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Cafe’s future in the balance

The future of a thriving Beverley cafe is hanging in the balance following a decision this week by East Riding planning councillors to order a noise assessment.

Cafe Velo, in North Bar Within, is seeking a permanent extension of a temporary two-year planning permission but at least two residents living in nearby Wood Lane had complained to the council about noise; leading to planning officers recommending refusal of planning permission.

The owners of the cafe, Garry Payne and Julie Routledge, have already said that decision would mean closure and possible bankruptcy because they still have two years on their lease to honour.

On Monday, an East Riding planning sub-committee voted to defer any decision on the planning application pending a noise assessment report.

In a written submission, one of those who complained, Prof Rhona Johnston, said: “Cafe Velo operates much of the year with the back door open, every day during the summer months. This means that I have been exposed all day to loud shouting out, both within the kitchen and outside in the courtyard, loud playing of the radio, and the noise of crockery being stacked and of bottles being recycled.

“During the evening supper clubs and band nights there is live music, including drums, until late on, the vibrations from which can be felt particularly strongly in my bedroom.”

Prof Johnston continued: “The kitchen is in a wooden extension, so there is no brickwork to absorb the noise. The day and night-time noise is particularly problematical because I have windows facing the back door. Even though I have had double glazing installed the noise levels are still unacceptable, even with the windows shut. The day-time noise also means that I am no longer able to sit in my garden.”

Bronwen Hawkins, who also lives in Wood Lane, told planners: “Initially, the cafe didn’t cause much disruption. Our living room backs directly on to their cafe so when the cafe started having live band nights, with speakers, we complained to the environmental health.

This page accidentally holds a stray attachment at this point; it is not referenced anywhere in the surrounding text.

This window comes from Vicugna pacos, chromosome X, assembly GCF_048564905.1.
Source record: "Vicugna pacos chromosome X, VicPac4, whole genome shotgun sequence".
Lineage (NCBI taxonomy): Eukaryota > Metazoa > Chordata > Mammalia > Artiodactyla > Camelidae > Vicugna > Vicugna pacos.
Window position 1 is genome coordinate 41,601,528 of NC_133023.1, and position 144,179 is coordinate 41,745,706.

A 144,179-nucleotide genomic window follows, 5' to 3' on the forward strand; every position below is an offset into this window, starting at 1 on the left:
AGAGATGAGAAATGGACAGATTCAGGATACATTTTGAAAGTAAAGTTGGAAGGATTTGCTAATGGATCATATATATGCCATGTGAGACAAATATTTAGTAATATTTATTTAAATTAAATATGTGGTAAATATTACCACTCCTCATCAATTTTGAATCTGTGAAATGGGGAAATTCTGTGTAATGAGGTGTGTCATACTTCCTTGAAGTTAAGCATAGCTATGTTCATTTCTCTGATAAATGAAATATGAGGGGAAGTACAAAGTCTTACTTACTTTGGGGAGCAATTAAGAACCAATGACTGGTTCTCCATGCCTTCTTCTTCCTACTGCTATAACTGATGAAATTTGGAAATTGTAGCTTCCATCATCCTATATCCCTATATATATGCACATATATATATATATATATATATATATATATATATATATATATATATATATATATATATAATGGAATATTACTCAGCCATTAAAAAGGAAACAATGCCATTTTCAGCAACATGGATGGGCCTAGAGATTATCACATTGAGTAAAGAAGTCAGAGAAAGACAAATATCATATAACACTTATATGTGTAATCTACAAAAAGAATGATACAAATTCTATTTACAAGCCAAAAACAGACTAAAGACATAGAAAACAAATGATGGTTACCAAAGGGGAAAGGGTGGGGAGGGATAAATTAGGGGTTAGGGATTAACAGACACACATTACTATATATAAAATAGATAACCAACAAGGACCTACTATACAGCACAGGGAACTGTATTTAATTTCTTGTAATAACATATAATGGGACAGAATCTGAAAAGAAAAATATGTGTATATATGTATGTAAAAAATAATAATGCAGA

“Unfortunately the music is so loud we can’t even watch TV, as it is drowned out. The music goes on till at least 11.30 and sometimes later and it really is like having a band in our living room”

Since news of its possible closure first appeared East Riding Council has received a number of comments from members of the public in support of the cafe. One, Mrs Zoe Green, wrote: “I use this cafe all the time when out cycling as there is nothing else in the area like it.

“In a time when we are trying to support health and wellbeing I can’t believe that the council are thinking of closing this cafe. If you live in the town centre then you expect noise.

“There are far worse places near here that make noise – all with beer gardens,” she continued. If you want peace and quiet then go and live in the country. We should support local businesses against the big companies and therefore I object to this ruling of closure.”

Another, Michael McAllister, said: “As a regular user of Cafe Velo since it opened it has consistently provided great food, drink and entertainment. When cycling events come to Beverley East Yorkshire/Beverley Cafe Velo is usually the first stop for local/national radio and TV stations, does Beverley really want to lose something this special?

“Please allow Cafe Velo to continue to operate, Beverley would be a lot poorer as a place to visit if we were to lose this gem.”

Beverley Town Council has said it has no objection to the cafe continuing to operate but recommends restrictions should be put in place, saying no music should be played.

Similarly Beverley Civic Society told East Riding Council: “No objection to continuing to use as a cafe which provides a good service to the cycling community and the public, but . . . it is hoped suitable measures may be imposed to eliminate this (noise) nuisance.”